Snowflake Boy’s grit missing here? Not true, say teachers

by Juleen Shaw // January 26, 2018, 11:49 pm

snowflake boy

A photo of Wang Fuman, posted by his principal, showing his frost-covered head after he walked for an hour in freezing temperatures for an exam. Photo: Weibo

You’ve seen the picture: Little Wang Fuman, dubbed Snowflake Boy, with a headful of icicles, snow-speckled eyebrows and cheeks red-raw from winter frost.

The eight year old had walked 4.5 km for an hour in minus 9°C temperatures to get to his school in mountainous Yunnan, China, for his final examination.

His teacher photographed him (to some hilarity among his classmates) and the picture quickly went viral on social media, and was subsequently picked up by news agencies around the world.

Fuman, a “left behind” child, lives with his sister and grandmother in a mud house in impoverished Ludian town. He is one of 9,338 “left behind” children in rural Ludian whose parents work in the city, leaving the children in the care of aged grandparents.

When young Fuman’s story hit local newspapers, Singapore parents everywhere turned to their school-aged children and said: “See this poor boy? No student in Singapore has this kind of determination!”

But you’d be surprised, say teachers here.

Determined despite the odds

While disadvantaged schoolchildren in Singapore have the benefit of government and school financial assistance schemes covering fees, programmes and even recess meals, some of these children’s challenges cannot easily be solved by financial aid.

And that’s when they either give up … or pull out grit from their innermost reserves.

“There was a girl in my leadership programme a few years ago. Her parents were not in good health and they could not work,” recalled Mr Kuak Nam Jin, head of a junior college leadership programme. “Her family was financially tight but that never stopped her from chasing after what she wanted.

“She was a cheerful girl, humble and very caring. She had always wanted to be a doctor because she wanted to be in a position to do something for her parents and for those in need.

“During the mountain trekking phase of our leadership programme, I noticed that she was walking slower by the day. On the fifth morning, I asked her to remove her shoes. She had two big blisters on her feet and only broke into tears when I released the pressure. She went on to walk the next four days without ever complaining about the pain she was enduring.

“I see the grit in these students in their daily effort to keep their lives in order despite challenges.”

“When I met her a few years after her ‘A’ levels, she told me she was in her third year in medical school. She was not taking any allowance from her parents but earning her keep by teaching music and giving private tuition between classes.”

He added: “I know she will be more than alright because of her determination and heart. She is a good person and will be a good doctor.”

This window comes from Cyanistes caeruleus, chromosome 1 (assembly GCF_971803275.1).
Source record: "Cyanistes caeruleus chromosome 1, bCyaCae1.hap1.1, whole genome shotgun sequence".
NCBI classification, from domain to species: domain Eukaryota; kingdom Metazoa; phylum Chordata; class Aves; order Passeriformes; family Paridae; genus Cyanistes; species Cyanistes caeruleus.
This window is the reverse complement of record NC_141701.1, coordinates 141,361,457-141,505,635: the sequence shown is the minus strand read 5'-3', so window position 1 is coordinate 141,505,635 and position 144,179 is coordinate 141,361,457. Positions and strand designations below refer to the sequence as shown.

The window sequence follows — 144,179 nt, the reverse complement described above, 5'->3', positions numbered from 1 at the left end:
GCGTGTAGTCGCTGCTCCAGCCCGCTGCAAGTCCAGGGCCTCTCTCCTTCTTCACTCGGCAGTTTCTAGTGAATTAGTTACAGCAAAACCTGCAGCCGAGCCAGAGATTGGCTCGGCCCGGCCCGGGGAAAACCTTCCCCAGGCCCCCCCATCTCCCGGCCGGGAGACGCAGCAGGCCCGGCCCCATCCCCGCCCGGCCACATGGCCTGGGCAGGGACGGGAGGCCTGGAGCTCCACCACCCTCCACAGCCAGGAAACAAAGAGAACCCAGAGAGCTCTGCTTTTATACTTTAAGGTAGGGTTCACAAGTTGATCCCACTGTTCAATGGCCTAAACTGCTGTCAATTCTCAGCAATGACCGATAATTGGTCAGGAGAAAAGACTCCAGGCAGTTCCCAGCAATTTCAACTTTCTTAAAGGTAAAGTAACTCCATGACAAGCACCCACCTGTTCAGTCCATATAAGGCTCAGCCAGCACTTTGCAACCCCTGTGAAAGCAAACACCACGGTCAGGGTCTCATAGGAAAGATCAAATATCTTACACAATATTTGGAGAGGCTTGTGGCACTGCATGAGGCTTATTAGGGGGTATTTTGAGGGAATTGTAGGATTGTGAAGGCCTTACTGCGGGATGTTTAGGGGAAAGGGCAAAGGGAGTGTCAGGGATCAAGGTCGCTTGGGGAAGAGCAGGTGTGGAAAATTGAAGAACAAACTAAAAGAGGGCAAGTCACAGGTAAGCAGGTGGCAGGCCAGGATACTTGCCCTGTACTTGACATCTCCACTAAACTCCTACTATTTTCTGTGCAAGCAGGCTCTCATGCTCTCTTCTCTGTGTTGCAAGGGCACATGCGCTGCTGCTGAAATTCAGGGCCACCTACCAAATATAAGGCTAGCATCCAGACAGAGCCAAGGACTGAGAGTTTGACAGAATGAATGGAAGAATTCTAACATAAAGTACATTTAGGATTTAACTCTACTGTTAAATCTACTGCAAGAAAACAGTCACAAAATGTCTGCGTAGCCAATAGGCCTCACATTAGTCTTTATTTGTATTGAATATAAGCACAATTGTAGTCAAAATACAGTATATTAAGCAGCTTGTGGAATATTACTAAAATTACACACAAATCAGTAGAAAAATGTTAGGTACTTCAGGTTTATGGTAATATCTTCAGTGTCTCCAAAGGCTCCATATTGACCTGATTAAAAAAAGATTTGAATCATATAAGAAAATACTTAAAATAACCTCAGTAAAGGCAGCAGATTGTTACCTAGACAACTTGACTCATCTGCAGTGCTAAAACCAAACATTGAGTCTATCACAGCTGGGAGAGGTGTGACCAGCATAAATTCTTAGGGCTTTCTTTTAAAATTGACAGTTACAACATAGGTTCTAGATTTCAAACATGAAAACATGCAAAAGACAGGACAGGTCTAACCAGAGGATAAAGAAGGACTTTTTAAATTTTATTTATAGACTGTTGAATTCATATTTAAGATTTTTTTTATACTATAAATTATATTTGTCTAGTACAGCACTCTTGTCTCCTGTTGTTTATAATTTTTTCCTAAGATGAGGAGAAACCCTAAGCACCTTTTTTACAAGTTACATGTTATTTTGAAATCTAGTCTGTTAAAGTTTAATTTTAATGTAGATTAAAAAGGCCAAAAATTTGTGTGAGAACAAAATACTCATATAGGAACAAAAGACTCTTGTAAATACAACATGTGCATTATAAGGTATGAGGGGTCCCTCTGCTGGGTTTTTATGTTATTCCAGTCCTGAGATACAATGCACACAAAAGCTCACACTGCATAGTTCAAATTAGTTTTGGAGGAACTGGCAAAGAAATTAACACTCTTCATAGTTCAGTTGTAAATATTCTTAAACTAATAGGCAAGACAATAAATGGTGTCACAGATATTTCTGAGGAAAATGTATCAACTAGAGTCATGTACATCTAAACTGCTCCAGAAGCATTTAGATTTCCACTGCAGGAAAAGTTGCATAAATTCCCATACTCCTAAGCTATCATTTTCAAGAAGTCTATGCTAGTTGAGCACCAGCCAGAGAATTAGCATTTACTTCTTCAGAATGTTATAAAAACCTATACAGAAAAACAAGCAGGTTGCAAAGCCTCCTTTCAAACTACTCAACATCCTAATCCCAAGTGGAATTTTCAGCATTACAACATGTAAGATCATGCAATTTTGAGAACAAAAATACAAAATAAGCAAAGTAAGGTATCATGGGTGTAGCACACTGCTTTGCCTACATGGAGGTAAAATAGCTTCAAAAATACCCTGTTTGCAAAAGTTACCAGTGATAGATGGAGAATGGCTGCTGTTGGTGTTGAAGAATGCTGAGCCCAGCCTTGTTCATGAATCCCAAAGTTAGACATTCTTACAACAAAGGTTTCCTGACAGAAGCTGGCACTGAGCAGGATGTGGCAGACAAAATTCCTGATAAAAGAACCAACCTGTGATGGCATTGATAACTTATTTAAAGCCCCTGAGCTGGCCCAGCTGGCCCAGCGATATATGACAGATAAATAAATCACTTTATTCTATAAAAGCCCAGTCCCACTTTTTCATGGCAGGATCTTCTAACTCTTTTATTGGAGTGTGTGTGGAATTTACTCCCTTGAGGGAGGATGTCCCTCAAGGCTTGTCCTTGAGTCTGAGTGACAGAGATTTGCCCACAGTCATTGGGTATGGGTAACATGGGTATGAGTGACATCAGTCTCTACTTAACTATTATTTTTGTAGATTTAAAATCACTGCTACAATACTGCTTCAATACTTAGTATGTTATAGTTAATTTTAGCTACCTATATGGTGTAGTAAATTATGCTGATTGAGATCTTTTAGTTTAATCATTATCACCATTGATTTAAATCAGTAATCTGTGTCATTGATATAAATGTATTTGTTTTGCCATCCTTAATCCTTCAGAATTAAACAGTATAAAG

Mr Chew Hiap Iuh, a polytechnic teacher, has also come across students with exceptional determination. A number of students in his polytechnic are receiving financial assistance.

One student works after school and on weekends to supplement the family income. She often skips lunch, saying she is fasting, but the teachers know she does not have money to eat.

“Another student I know has nine other siblings, “ said Mr Chew. She is the eldest and has to work during the school term to bring in income for her family. Sometimes she has to skip school to babysit her younger sister.

“She has failed some subjects but has held on, hoping to graduate. She is smart but is often worn out by her responsibilities. Coming to school is a challenge in itself.

“I see the grit in these students in their daily effort to keep their lives in order despite challenges.”

Failure is no excuse

Ask the teachers at NorthLight School about grit, and they have plenty of stories to tell.

NorthLight admits students who have failed their Primary School Leaving Examination (PSLE) once, twice, sometimes three times, and have been deemed “not suitable to progress to secondary school education or to re-attempt the PSLE”. 

Students arrive at the secondary school with all kinds of challenges – physical, mental, financial, social – and have faced failure time and again. The school prepares its students for employability, giving students the chance to work towards an ITE Skills Certificate within four years.

Mrs Chua-Lim Yen Ching, the founding principal of NorthLight School, led her team of stalwart staff through many a challenge to both students and teachers. 

One of the students whose grit inspired both staff and students is Lydia Ang.

Lydia suffers from hydrocephalus meningitis, an inflammation of the membranes of the brain and spinal cord. Untreated hydrocephalus has a 50-60% mortality rate. The 40-50% who survive have varying degrees of intellectual, physical and neurological disabilities. 

“When Lydia arrived at NorthLight School at the age of 14, she was very fragile and weak because of her condition and her surgeries. She had to have shunts put in her scalp to help drain the accumulated fluid,” recalled Mrs Chua.

Lydia (far left) with fellow counsellors at NorthLight School

“Many children look forward to the school holidays, but not Lydia, because during every holiday she had to go to the hospital to check that there was no new accumulation of fluid in other parts of her brain.

“She could not walk upright and could not even raise her head at that time. She was also very quiet. I was worried. I wasn’t sure she could take the rigours of school.”

“You have to try”